British FAA: Examiner Pilots Can't Spell "Cumputir Problim"
A silent tribute
Air France 447 plaintiffs' attorney Steven Marks: "There's no question that this aircraft's instrumentation, warning and autopilot systems were in a defective and unreasonably dangerous condition by failing to provide the pilots with necessary and accurate information so they could maintain altitude and airspeed."
"Airbus knew about this problem and was in the process of implementing fixes. Their defense is going to be that they offered a fix and that Air France had not taken advantage. However, that does not excuse them for the ultimate product defect."
"There is no doubt in my mind that the Airbus failed. This was not a problem caused by the pilot. It was a problem with the Airbus."
I'm confident we'll uncover what everyone knows is the cause, which are the avionics (computers). It's usually manufacturers that refuse to act reasonably regardless of how clear their culpability is."
-- Amanda Bronstad, The National Law Journal
The phone conversations between literary agent Sam Fleishman and myself continue around themes in my forthcoming Murder By Computer.
Sam: "Seems attorney Marks agrees with your Air France analysis."
John: "I'm gratified and look forward to seeing his court documents."
Sam: "Back to what we're scheduled to discuss -- what do examiner pilots have to do with craplex cockpit computers?"
John: "A 1978 NASA program had 'check pilots' teaching regular pilots PhD computer interface research that you paid for with millions of tax dollars. But while the Brits find that check pilots are good at normal computer ops, they wouldn't recognize the traps we're talking about if one bit their butt. They look, but don't see."
Sam: "Have an example?"
John: "Sure; imagine in this next clip that you're a check pilot evaluating a cockpit crew represented by these guys passing a basketball. Your job is to count the passes that represent cockpit tasks the FAA requires you to evaluate. A narrator then shows you how to spot a metaphorical computer trap."
Sam: "Wow, I missed the moonwalking bear the first time; so this is why check pilots don't see computer traps?"
John: "Uh-huh. One captain told researchers, 'Check pilots rarely discuss computer problems. They send Boy Scout airline pilots into the woods without warning them about the moonwalking bear. I can't hand-fly these days, but I can type sixty words a minute. Check pilots make it seem like I'm there just to feed the computer; it's dehumanizing.'"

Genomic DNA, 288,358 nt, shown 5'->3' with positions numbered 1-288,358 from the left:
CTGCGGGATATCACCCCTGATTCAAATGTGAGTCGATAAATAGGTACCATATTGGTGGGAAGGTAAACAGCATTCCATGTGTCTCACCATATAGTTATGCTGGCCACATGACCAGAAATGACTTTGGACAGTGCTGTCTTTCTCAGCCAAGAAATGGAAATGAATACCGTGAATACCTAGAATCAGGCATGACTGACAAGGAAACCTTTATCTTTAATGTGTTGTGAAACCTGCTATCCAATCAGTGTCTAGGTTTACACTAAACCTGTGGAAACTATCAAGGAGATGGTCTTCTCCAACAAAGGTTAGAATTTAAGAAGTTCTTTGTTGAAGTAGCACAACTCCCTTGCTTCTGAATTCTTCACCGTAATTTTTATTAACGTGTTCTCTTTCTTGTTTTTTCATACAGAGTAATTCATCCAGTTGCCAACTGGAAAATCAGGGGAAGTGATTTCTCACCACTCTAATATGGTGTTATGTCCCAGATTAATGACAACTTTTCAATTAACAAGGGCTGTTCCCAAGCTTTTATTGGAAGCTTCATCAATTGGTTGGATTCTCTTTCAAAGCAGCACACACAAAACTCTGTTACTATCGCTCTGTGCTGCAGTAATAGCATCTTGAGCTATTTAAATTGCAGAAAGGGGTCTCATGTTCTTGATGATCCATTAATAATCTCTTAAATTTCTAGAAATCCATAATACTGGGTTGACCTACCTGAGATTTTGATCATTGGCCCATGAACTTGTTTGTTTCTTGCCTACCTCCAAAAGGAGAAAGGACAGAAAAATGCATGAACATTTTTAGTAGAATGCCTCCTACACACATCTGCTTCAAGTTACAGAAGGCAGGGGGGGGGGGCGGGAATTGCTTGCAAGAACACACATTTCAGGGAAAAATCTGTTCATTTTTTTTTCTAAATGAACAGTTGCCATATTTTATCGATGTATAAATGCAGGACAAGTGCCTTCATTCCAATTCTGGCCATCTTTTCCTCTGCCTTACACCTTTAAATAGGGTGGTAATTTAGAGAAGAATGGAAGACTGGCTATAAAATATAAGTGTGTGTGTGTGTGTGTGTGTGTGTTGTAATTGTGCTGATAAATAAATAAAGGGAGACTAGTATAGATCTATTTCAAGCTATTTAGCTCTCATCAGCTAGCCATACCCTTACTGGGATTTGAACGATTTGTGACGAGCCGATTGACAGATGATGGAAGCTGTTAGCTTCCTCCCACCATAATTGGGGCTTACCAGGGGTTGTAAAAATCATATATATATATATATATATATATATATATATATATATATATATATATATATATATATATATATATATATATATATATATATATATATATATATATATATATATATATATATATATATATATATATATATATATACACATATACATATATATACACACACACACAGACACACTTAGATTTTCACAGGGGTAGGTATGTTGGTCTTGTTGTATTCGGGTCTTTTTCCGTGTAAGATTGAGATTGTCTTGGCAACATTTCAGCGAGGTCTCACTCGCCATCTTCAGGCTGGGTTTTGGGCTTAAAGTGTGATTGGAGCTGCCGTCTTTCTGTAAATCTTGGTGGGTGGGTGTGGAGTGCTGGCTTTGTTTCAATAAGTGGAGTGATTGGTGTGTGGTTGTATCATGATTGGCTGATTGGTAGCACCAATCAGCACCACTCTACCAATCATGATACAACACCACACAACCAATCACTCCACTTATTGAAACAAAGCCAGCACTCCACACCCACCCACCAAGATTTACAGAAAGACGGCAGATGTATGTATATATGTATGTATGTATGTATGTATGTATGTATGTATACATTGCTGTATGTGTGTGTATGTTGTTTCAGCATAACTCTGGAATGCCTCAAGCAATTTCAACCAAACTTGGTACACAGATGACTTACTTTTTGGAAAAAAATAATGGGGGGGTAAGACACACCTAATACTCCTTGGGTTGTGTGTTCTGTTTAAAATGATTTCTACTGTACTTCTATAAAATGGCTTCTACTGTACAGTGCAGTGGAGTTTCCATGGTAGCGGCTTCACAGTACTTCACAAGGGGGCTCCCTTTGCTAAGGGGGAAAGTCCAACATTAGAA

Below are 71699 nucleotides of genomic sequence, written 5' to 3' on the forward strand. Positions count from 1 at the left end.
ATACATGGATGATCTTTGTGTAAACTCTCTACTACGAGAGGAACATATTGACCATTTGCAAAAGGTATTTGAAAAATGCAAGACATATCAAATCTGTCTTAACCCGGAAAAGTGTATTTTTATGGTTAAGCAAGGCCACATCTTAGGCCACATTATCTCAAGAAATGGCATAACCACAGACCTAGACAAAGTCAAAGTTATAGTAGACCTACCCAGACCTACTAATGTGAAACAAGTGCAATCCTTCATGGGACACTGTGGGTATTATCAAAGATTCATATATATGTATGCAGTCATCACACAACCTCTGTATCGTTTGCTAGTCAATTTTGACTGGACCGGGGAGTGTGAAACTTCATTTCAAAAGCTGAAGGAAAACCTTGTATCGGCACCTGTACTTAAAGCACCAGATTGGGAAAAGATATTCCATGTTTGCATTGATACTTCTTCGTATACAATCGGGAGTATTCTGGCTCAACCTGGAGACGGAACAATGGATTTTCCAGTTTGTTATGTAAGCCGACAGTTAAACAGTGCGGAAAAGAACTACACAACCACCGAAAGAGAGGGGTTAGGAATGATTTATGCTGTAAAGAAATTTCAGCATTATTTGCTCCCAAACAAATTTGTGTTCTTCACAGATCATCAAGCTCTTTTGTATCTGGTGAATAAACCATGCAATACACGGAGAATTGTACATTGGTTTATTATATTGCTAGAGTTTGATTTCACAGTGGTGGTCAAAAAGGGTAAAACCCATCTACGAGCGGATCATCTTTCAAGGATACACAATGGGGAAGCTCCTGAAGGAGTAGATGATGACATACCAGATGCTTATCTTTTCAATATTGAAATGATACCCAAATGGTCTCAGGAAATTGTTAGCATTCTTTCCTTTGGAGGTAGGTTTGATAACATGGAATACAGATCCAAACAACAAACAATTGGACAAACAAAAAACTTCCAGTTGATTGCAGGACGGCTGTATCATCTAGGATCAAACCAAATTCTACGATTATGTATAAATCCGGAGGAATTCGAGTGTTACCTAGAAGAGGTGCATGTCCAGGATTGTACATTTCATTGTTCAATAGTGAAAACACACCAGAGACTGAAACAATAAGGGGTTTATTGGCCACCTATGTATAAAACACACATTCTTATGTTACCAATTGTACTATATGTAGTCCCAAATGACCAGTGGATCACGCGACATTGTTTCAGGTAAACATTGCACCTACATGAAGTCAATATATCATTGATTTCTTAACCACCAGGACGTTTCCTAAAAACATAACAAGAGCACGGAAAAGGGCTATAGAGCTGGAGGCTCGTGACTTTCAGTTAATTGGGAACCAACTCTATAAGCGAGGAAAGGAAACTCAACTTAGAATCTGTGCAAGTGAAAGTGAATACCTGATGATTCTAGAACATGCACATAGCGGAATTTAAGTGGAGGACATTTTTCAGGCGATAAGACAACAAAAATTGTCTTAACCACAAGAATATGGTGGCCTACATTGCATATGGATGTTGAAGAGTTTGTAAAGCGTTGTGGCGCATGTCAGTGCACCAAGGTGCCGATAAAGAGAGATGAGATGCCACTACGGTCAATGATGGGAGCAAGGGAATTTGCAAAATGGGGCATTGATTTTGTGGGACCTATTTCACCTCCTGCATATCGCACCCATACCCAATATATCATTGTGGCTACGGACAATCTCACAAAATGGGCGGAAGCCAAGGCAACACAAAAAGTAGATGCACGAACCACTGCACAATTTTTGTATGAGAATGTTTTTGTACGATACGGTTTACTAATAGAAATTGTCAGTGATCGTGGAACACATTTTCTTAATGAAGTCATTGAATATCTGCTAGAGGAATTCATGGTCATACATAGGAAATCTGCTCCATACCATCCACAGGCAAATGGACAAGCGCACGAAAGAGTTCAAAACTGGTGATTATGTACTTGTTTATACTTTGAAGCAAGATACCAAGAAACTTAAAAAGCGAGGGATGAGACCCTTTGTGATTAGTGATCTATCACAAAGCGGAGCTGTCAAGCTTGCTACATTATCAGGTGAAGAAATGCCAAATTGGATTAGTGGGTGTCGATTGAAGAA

Sam: "You pilots are victims."
John: "The British write that the system of federally-deputized check pilots -- designed as key to teaching pilots about computer traps -- is dysfunctional. They discovered that check pilots don't have a clue because fossilized WWII regs don't require them to know squat because the FAA grandfathered them in, then didn't require airline execs to fund training to bring them up to speed."
Sam: "How are check pilots to learn to spot the moonwalking bear . . . divine guidance?"
John: "Drs. Nadine Sarter and René Amalberti write in Cognitive Engineering in the Aviation Domain that pilots need to experience computer traps in the safety of the simulator under the guidance of a supportive, competent check pilot. See? We want pilots to fail; failing puts them on guard."
"Dr. Sarter explains that the industry lives on the myth of the pilot as 'flying hero.' Dr. Amalberti says the industry treats human/computer mismatches as a taboo subject, yet points to them as the universal cause of crashes."
Sam: "You pilots are nailed. Your industry won't admit to a moonwalking bear problem, so computercides will keep coming, and accident boards will blame you."
John: "Drs. Sarter and Amalberti write that we need to admit that pilots don't know all they're supposed to know and don't have the skills to solve all the situations they may face, but that concept would be too controversial with airline execs. The docs conclude that in today's litigious society, execs won't fund training that might leave an audit trail of pilot failures like the media raised hell about after the Buffalo crash."
Sam: "Leaving you pilots stuck in a Catch 22. What else did the Brits discover?"
John: "That pilots can spit out rote-memory computer facts during oral evaluations, but can't explain how the system works."
Sam: "Giving them, passengers, execs and the FAA a false sense of security."
John: "And it's not that pilots don't ask for more info. Know what the Brits uncovered how check pilots responded when pilots asked for extra guidance on computer failures?"
John: "'Don't worry; you'll pick that up flying passengers.'"
Sam: "Making passengers lab rats?"
John: "Remember the British finding that airline execs have created a 'generation of button-pushing pilot who've forgotten how to fly?' Well, check pilots are no exception. Showing me how to program the computer to land at San Diego, my check pilot and I zoomed over the runway at 2,000 feet."
Sam: "You must be joking."
John: "Another certifying me into Mexico City bellowed, 'What are you doing!' when I started to descend. I needled, 'If we don't start down now, they'll have to shoot us down.'"
Sam: "He was lost!? You explain in Murder By Computer that losing-track-of-where-you-are syndrome was part of the Cali crash. This guy hadn't learned from 150 deaths?"
John: "Nobody taught him. A check pilot evaluated that captain into Cali, Colombia eleven days before this crash, yet didn't have the knowledge from research that you funded to spot the computer trap that triggered this disaster."
Next -- British FAA: Cockpit Computers -- Unfit For Human Consumption
Read all John Halliday's columns at: www.huffingtonpost.com/john-t-halliday/